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"This shower is to die for!"


Mother's back, and just in time for Halloween.

Alfred Hitchcock's Psycho, with a new "reconstituted soundtrack," is opening for a week-long stay at Toronto's Bell Lightbox, starting Oct. 28.

Shower anyone?

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Sure, we can joke now. In fact, it was Psycho that taught us how to play along with horror films. In the spring of 1960, Hitchcock came upon a publicity stunt guaranteed to make his next film - what promised to be the grisliest, most shocking American film ever - into an unserious, laughing matter. No customer was to be allowed into a theatre after showings of Psycho began, Hitch decreed.

That was a big deal back then, as viewers often drifted into movies halfway through. If people liked what they saw, they'd stay and watch the first reels later. Exhibitors were upset, but warmed to the publicity stunt when, in late June, Psycho audiences lined around the block, providing additional buzz for a low-budget ($800,000) film that would make $50-million worldwide.

Bosley Crowther, in The New York Times, called the film a "frankly intended bloodcurdler" without "an abundance of subtlety." The pervasive view was that Hitchcock had abandoned the sly humour that made his previous suspense movie, North by Northwest, such ticklish fun.

Psycho was a gimmicky shocker, everyone agreed. Crudely effective haunted-house stuff. An unhappy woman, Marion Crane (Janet Leigh), goes off the main highway, stopping into a dilapidated motel, a gothic castle, where she's set upon by (spoiler alert!) a knife-wielding crazy woman who turns out to be - here's the gimmick - the title character, a young man, Norman Bates (Tony Perkins), dressed up in a shawl and wig.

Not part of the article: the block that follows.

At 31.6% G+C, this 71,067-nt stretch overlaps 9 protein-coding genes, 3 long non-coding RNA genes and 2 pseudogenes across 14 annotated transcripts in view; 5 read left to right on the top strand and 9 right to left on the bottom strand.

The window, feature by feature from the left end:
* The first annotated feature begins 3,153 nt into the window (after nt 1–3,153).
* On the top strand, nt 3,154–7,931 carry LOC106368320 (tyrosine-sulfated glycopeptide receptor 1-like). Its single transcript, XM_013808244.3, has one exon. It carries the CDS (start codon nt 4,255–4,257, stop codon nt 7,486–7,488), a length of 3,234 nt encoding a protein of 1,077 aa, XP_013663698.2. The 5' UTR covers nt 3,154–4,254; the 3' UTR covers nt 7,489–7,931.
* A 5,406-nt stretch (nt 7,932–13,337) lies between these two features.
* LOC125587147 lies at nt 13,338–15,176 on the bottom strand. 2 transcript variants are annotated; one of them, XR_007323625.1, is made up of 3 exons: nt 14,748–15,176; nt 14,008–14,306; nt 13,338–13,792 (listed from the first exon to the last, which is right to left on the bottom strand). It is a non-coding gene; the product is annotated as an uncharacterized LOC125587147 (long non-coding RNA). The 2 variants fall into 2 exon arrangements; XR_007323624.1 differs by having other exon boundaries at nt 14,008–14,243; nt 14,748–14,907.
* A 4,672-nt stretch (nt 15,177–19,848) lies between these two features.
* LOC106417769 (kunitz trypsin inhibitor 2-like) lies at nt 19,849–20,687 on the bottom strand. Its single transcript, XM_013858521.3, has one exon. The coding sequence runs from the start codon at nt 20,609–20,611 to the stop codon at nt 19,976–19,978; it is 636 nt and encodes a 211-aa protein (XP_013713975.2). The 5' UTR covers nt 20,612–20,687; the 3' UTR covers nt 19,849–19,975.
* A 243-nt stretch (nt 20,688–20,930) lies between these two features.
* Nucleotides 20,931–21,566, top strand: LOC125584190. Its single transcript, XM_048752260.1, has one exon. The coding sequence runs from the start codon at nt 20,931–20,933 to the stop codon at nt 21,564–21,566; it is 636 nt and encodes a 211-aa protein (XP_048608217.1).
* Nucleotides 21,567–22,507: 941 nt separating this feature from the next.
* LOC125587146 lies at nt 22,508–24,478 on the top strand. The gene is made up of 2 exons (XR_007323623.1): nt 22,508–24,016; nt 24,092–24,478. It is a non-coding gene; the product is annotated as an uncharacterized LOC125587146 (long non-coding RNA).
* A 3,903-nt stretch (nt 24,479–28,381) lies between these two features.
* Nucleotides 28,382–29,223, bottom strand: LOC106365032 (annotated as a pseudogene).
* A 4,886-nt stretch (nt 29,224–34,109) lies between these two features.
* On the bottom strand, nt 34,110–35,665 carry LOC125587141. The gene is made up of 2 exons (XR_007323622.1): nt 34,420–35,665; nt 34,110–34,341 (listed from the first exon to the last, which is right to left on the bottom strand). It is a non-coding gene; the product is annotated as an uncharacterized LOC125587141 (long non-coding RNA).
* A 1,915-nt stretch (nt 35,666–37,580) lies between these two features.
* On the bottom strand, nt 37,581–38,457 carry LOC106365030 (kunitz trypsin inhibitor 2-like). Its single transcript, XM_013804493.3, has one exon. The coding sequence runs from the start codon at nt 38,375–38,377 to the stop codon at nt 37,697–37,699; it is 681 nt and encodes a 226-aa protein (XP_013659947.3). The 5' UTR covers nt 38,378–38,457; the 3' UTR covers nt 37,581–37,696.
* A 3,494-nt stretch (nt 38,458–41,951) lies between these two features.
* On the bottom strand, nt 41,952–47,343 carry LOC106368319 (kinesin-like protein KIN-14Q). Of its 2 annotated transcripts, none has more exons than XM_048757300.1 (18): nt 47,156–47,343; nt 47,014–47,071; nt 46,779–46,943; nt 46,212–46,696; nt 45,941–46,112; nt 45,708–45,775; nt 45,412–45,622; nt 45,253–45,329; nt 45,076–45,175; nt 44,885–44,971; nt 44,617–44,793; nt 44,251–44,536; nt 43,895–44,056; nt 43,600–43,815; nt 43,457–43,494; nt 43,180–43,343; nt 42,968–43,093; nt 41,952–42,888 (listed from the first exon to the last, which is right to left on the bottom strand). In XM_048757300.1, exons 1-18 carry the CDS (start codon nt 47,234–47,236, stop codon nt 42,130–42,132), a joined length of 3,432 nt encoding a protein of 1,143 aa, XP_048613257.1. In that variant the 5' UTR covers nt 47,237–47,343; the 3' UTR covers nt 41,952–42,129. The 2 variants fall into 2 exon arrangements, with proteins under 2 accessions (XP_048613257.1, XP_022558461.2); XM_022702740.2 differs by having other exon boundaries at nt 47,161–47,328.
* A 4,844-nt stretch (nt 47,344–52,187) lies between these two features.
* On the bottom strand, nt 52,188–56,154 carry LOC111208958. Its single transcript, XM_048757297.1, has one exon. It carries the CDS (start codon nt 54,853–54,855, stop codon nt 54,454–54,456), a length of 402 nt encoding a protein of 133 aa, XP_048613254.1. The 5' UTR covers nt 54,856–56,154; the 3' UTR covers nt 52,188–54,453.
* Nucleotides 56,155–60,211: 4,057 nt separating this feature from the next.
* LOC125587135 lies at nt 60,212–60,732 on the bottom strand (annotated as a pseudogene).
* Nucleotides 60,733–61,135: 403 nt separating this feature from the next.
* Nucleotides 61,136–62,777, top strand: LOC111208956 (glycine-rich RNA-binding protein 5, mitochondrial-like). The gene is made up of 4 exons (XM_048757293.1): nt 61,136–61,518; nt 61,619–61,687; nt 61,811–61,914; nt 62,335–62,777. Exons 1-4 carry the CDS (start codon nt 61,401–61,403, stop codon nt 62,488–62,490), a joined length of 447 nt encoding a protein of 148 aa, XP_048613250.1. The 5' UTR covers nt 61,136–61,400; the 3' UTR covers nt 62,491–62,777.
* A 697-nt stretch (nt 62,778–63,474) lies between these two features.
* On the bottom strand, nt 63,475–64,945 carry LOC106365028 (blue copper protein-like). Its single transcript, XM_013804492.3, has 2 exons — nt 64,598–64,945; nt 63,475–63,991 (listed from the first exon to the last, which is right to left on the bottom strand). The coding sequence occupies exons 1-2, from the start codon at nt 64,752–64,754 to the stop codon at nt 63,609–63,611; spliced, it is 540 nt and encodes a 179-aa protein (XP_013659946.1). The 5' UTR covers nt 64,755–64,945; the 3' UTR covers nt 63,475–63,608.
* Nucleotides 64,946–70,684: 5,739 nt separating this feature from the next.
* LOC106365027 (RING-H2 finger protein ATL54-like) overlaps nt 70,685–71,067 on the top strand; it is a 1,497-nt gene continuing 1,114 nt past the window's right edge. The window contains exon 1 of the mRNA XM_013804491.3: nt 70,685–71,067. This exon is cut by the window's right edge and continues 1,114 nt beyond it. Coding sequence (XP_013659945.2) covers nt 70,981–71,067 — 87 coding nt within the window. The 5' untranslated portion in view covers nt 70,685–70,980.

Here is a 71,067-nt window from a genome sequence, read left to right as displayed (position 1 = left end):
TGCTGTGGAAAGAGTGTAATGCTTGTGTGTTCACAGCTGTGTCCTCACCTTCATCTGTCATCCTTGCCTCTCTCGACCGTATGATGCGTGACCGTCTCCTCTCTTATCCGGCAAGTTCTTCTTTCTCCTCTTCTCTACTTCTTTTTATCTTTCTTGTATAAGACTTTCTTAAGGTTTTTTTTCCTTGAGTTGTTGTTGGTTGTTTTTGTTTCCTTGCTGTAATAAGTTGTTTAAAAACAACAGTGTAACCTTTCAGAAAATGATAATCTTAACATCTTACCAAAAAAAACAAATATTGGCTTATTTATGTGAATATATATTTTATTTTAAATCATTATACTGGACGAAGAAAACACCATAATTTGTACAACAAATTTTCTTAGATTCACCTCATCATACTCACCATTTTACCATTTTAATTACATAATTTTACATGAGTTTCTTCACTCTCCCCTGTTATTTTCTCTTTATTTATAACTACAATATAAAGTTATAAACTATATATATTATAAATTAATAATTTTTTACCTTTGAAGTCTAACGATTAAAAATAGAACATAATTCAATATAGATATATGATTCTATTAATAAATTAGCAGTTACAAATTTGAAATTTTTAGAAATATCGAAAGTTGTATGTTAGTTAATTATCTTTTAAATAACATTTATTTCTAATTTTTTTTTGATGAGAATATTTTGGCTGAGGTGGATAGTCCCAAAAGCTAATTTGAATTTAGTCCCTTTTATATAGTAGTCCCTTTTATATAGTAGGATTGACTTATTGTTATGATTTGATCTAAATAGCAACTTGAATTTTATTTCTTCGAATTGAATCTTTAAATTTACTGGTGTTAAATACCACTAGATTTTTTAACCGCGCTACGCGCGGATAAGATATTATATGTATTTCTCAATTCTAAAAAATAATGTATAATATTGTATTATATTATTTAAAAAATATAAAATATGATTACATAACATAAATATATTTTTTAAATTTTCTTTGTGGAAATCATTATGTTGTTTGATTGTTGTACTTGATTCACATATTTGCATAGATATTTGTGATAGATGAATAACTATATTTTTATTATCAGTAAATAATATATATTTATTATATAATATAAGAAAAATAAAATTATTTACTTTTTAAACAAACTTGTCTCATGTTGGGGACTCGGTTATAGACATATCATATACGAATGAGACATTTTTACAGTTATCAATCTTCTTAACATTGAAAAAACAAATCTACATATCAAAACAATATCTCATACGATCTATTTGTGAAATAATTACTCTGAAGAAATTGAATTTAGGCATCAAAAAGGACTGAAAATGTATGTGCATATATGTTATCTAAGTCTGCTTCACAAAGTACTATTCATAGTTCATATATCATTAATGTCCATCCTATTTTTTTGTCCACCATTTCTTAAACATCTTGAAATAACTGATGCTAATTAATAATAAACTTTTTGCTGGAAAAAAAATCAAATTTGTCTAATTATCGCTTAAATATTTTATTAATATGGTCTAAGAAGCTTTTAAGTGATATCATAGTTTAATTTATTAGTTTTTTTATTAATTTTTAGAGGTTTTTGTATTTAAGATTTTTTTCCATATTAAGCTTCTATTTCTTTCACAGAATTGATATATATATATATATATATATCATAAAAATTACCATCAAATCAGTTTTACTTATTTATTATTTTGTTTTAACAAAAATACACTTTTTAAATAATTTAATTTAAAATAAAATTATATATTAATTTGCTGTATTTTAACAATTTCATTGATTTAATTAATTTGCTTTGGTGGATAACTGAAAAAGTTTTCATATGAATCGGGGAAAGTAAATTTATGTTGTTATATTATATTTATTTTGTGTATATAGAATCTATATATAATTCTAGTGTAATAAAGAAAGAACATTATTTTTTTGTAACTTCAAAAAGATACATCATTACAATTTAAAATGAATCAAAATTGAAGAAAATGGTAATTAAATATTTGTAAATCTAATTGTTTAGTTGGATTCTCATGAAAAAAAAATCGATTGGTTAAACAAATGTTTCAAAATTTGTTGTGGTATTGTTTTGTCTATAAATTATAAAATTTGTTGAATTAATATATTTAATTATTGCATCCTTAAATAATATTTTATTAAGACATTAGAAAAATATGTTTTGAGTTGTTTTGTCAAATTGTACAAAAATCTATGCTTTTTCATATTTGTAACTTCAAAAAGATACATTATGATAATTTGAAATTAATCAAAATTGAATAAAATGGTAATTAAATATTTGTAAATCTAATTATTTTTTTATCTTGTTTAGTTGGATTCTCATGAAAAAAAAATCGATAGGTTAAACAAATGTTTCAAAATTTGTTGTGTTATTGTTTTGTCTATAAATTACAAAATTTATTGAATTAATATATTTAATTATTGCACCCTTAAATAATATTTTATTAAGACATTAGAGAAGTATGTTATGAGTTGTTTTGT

Later, film scholars such as Donald Spoto suggested the troubled mind at work in Psycho might have been Hitchcock's. Yet the likes of François Truffaut and Peter Bogdanovich flocked to Hitch's door with questions for the master torturer, like Clarice Starling bearing down on Hannibal Lecter.

What about the shower murder scene? Seven days of shooting, 77 different camera angles. Was the blood really chocolate syrup? And why the bird motif? Setting the film in Phoenix. Marion Crane. And this:

Norman: "You eat like a bird." Marion (nibbling bread): "You'd know of course." Norman: "No not really.… I don't really know anything about birds. My hobby is stuffing things. You know, taxidermy." Marion: "A man should have a hobby." Norman: "It's more than a hobby."

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That's for sure. Turns out Norman has his dead mother preserved and squeezed into a rocking chair, and that he sometimes becomes his mother. Another cruel joke then: Norman's off his rocker! No subtlety? The wicked, half-buried puns and murder clues never end in Psycho. Here's Norman warning Marion about, and apologizing for, a coming psychotic episode:

"Mother - what is the phrase - isn't quite herself today … I wish you could apologize for other people."

It's been said that Hitchcock directed audiences as much as actors. With Psycho, he directed audiences to a new understanding of violence, changing popular culture forever. Not all for the good, maybe.

" Psycho was brilliant and so full of understanding of the medium that it became harder to love the medium," critic David Thomson wrote in Have You Seen … "And as for 'psycho' itself, that word, the name, the film turned it loose on the culture like a mad dog, and it shifted the Freudian age of potential treatment into one of licensed glee."

Tickets $9.50-$12; three daily screenings at Bell Lightbox, 350 King Street W., Toronto, 416-599-8433,

Special to The Globe and Mail

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